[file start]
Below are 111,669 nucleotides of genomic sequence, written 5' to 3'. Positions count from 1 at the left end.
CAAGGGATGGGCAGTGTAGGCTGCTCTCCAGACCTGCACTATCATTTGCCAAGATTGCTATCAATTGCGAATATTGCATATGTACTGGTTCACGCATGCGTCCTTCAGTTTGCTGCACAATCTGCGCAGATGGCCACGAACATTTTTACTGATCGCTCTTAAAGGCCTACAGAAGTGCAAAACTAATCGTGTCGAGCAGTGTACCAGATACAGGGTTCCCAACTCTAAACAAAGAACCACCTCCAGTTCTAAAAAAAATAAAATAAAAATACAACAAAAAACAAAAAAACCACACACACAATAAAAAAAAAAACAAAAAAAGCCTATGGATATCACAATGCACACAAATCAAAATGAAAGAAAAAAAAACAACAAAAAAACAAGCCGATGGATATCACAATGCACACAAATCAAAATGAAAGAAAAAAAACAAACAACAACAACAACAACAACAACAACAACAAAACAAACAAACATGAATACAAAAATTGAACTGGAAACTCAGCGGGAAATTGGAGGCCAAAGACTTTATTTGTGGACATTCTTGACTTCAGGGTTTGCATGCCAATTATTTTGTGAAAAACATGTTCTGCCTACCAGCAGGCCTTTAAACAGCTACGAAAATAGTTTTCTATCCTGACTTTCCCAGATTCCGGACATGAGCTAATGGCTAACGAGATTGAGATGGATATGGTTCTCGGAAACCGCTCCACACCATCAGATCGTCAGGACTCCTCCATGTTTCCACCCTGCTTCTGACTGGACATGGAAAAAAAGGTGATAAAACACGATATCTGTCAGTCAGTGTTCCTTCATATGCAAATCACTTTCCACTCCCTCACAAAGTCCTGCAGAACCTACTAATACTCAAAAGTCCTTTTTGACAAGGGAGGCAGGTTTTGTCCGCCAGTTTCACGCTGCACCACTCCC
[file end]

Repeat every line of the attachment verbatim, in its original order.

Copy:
Below are 111,669 nucleotides of genomic sequence, written 5' to 3'. Positions count from 1 at the left end.
CAAGGGATGGGCAGTGTAGGCTGCTCTCCAGACCTGCACTATCATTTGCCAAGATTGCTATCAATTGCGAATATTGCATATGTACTGGTTCACGCATGCGTCCTTCAGTTTGCTGCACAATCTGCGCAGATGGCCACGAACATTTTTACTGATCGCTCTTAAAGGCCTACAGAAGTGCAAAACTAATCGTGTCGAGCAGTGTACCAGATACAGGGTTCCCAACTCTAAACAAAGAACCACCTCCAGTTCTAAAAAAAATAAAATAAAAATACAACAAAAAACAAAAAAACCACACACACAATAAAAAAAAAAACAAAAAAAGCCTATGGATATCACAATGCACACAAATCAAAATGAAAGAAAAAAAAACAACAAAAAAACAAGCCGATGGATATCACAATGCACACAAATCAAAATGAAAGAAAAAAAACAAACAACAACAACAACAACAACAACAACAACAAAACAAACAAACATGAATACAAAAATTGAACTGGAAACTCAGCGGGAAATTGGAGGCCAAAGACTTTATTTGTGGACATTCTTGACTTCAGGGTTTGCATGCCAATTATTTTGTGAAAAACATGTTCTGCCTACCAGCAGGCCTTTAAACAGCTACGAAAATAGTTTTCTATCCTGACTTTCCCAGATTCCGGACATGAGCTAATGGCTAACGAGATTGAGATGGATATGGTTCTCGGAAACCGCTCCACACCATCAGATCGTCAGGACTCCTCCATGTTTCCACCCTGCTTCTGACTGGACATGGAAAAAAAGGTGATAAAACACGATATCTGTCAGTCAGTGTTCCTTCATATGCAAATCACTTTCCACTCCCTCACAAAGTCCTGCAGAACCTACTAATACTCAAAAGTCCTTTTTGACAAGGGAGGCAGGTTTTGTCCGCCAGTTTCACGCTGCACCACTCCC